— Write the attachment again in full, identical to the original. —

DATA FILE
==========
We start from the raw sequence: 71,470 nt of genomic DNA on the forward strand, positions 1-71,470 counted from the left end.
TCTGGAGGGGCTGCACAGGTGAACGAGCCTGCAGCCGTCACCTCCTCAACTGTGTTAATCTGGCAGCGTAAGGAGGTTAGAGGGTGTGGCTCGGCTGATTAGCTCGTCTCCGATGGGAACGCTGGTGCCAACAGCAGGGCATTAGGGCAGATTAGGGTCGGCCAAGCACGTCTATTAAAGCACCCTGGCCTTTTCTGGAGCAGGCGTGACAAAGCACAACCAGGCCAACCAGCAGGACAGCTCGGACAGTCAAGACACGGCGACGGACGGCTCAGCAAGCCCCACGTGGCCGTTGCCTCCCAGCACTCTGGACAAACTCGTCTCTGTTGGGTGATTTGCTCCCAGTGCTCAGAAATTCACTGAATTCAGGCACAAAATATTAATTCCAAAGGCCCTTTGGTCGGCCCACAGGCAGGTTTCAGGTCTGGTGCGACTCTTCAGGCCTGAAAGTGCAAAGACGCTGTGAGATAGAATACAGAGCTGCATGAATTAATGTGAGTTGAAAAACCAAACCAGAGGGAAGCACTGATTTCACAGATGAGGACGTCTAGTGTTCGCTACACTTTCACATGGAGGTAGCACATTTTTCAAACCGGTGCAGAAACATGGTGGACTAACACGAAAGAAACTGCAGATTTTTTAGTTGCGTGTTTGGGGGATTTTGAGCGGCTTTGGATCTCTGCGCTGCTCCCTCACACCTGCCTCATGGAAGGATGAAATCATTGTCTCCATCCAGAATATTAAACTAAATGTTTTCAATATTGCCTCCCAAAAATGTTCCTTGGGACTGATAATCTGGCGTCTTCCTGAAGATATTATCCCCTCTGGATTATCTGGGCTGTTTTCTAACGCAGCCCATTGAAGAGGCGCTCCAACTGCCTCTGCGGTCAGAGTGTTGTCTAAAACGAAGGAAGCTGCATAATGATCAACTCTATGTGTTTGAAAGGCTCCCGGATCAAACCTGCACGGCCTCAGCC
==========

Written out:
We start from the raw sequence: 71,470 nt of genomic DNA on the forward strand, positions 1-71,470 counted from the left end.
TCTGGAGGGGCTGCACAGGTGAACGAGCCTGCAGCCGTCACCTCCTCAACTGTGTTAATCTGGCAGCGTAAGGAGGTTAGAGGGTGTGGCTCGGCTGATTAGCTCGTCTCCGATGGGAACGCTGGTGCCAACAGCAGGGCATTAGGGCAGATTAGGGTCGGCCAAGCACGTCTATTAAAGCACCCTGGCCTTTTCTGGAGCAGGCGTGACAAAGCACAACCAGGCCAACCAGCAGGACAGCTCGGACAGTCAAGACACGGCGACGGACGGCTCAGCAAGCCCCACGTGGCCGTTGCCTCCCAGCACTCTGGACAAACTCGTCTCTGTTGGGTGATTTGCTCCCAGTGCTCAGAAATTCACTGAATTCAGGCACAAAATATTAATTCCAAAGGCCCTTTGGTCGGCCCACAGGCAGGTTTCAGGTCTGGTGCGACTCTTCAGGCCTGAAAGTGCAAAGACGCTGTGAGATAGAATACAGAGCTGCATGAATTAATGTGAGTTGAAAAACCAAACCAGAGGGAAGCACTGATTTCACAGATGAGGACGTCTAGTGTTCGCTACACTTTCACATGGAGGTAGCACATTTTTCAAACCGGTGCAGAAACATGGTGGACTAACACGAAAGAAACTGCAGATTTTTTAGTTGCGTGTTTGGGGGATTTTGAGCGGCTTTGGATCTCTGCGCTGCTCCCTCACACCTGCCTCATGGAAGGATGAAATCATTGTCTCCATCCAGAATATTAAACTAAATGTTTTCAATATTGCCTCCCAAAAATGTTCCTTGGGACTGATAATCTGGCGTCTTCCTGAAGATATTATCCCCTCTGGATTATCTGGGCTGTTTTCTAACGCAGCCCATTGAAGAGGCGCTCCAACTGCCTCTGCGGTCAGAGTGTTGTCTAAAACGAAGGAAGCTGCATAATGATCAACTCTATGTGTTTGAAAGGCTCCCGGATCAAACCTGCACGGCCTCAGCC